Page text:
In 2012, Paul and Francine executed a detailed Joint Tenancy Operating Agreement (JTOA), which set forth their respective obligations and included a two-tiered arbitration process for prompt resolution of any disputes arising in the continued operation of their franchise business. A single arbitrator would be named to resolve any day-to-day operational deadlocks, and a panel of three arbitrators was designated to resolve all other disputes. The JTOA provided broadly that “any unresolved controversy, claim, or dispute arising out of or related to this Agreement or the breach of any provision hereof shall be settled by binding arbitration.”

The JTOA between Paul and Francine included a process for its termination. It provided that “if either of the Owners reasonably determines over time that he or she believes it is impossible to continue to manage the [franchises] together, either Owner may request in writing to the other, that they shall meet . . . to try to negotiate an amicable disposition of the [franchises] based upon a 50/50 division of their respective equity interests in the [franchises].” If such a meeting did not result in a negotiated resolution, then the party who did not trigger the termination process had the right to buy out the party who did in a process specified in the JTOA.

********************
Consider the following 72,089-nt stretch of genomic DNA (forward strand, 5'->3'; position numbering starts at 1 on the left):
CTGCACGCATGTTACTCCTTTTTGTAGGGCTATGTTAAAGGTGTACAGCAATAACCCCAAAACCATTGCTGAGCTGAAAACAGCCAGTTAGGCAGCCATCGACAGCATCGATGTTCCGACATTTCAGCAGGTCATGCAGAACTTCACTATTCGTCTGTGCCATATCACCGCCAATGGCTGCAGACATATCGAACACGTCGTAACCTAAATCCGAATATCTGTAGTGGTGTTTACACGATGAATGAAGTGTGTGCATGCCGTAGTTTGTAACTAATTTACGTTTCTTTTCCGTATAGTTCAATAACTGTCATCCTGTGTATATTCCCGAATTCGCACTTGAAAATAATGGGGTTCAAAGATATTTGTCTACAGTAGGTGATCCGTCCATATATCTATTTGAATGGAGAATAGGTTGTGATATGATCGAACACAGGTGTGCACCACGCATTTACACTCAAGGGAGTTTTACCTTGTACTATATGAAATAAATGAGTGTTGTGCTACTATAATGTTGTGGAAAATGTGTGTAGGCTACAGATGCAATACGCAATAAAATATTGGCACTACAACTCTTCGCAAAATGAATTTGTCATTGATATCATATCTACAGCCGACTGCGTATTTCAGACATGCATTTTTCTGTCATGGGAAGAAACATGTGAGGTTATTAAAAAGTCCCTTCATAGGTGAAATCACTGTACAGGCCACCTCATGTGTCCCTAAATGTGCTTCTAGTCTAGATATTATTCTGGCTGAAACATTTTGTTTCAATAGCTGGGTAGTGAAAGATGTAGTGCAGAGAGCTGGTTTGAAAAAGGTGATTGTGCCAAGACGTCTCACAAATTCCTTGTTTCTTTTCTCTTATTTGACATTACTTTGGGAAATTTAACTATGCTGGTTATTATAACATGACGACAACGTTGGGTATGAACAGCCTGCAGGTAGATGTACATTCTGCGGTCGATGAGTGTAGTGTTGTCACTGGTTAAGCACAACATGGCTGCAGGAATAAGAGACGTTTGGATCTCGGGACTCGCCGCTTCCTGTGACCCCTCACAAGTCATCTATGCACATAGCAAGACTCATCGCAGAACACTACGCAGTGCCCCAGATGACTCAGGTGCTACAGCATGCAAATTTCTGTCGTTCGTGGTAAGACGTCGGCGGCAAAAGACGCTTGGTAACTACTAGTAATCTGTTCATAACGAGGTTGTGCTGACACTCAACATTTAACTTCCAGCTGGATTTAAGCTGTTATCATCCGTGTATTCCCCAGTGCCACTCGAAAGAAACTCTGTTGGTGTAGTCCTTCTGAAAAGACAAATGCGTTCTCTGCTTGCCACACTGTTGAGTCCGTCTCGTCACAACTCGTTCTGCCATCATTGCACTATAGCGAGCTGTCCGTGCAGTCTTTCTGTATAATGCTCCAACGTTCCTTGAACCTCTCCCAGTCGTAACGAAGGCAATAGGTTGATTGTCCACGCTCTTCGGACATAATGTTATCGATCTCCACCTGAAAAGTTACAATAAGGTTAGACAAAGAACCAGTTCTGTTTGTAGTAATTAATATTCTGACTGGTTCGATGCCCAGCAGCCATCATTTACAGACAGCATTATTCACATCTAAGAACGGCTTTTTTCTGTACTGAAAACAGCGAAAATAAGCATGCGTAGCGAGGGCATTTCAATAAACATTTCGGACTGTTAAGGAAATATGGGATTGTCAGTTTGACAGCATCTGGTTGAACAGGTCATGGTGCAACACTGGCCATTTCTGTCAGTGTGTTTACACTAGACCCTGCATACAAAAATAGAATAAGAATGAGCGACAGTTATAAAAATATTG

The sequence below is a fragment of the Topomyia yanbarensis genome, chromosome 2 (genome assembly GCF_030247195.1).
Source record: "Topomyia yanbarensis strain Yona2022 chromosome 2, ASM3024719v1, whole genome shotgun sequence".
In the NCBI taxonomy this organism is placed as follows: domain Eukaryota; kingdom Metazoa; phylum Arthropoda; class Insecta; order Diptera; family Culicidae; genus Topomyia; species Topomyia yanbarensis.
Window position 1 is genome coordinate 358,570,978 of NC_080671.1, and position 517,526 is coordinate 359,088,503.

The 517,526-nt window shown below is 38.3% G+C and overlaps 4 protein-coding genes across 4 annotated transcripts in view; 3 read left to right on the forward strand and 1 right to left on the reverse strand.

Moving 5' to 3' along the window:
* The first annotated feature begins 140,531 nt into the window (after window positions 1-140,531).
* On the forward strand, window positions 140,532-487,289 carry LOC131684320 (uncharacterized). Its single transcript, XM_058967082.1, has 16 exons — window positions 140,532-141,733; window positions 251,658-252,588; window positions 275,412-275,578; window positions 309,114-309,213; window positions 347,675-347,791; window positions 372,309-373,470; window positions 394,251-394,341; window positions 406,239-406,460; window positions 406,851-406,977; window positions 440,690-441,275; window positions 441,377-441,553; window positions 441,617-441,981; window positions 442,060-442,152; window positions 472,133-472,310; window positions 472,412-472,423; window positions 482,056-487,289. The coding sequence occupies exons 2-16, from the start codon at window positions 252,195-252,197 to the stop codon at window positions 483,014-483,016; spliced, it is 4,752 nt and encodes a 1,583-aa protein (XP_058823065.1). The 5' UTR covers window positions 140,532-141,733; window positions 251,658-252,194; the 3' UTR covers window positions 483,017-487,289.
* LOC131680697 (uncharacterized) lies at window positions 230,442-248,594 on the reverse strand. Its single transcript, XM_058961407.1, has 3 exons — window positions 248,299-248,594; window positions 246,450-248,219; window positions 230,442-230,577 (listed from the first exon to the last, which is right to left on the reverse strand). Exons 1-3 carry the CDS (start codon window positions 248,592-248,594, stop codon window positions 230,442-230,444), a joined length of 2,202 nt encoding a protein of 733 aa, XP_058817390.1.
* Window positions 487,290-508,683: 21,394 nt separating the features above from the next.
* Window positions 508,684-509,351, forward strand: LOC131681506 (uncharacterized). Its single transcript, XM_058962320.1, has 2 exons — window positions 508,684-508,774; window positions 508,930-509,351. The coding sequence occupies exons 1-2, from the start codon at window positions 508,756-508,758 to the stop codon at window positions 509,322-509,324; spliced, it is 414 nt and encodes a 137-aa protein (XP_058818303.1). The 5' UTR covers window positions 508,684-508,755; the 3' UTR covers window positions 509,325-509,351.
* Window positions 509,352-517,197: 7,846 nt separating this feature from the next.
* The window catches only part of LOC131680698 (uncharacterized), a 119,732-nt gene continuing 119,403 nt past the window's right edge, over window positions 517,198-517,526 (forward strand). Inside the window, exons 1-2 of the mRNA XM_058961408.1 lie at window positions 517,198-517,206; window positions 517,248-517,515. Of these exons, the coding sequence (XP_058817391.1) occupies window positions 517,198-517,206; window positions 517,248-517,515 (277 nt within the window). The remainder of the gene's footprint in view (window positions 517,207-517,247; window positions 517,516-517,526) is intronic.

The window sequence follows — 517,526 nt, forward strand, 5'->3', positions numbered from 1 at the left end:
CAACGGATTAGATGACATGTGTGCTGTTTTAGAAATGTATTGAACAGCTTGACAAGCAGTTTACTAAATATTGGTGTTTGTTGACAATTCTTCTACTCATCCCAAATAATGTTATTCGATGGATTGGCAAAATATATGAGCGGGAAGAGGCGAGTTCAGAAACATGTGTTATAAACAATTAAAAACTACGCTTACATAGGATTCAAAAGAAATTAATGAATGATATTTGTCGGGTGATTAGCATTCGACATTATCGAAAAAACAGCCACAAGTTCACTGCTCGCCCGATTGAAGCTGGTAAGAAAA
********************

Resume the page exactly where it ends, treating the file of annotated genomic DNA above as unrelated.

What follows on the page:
The divorced couple continued to operate the business for nine years without resort to the arbitration process.

In December 2019, Paul was diagnosed with terminal lung cancer. He moved in with his sister, Debra Foundas. In March 2020, Paul executed a will that apparently named Foundas as his sole heir. Paul succumbed to his illness in August 2020.

In July 2020, three weeks before he died, Paul allegedly had signed a letter addressed to Francine, purporting to initiate the termination process of the JTOA. An electronic copy of the July 2020 letter was sent to Francine by Michael Morizio, then acting as an attorney for Paul. If the July 2020 letter was effective to end the survivorship feature of the JTOA, then half of the ownership of the business would become property of Paul’s estate and would presumably pass to Foundas under the will, rather than to Francine pursuant to the JTOA’s survivorship provision. Paul passed away before any of the steps to complete the termination process set forth in the JTOA could be followed.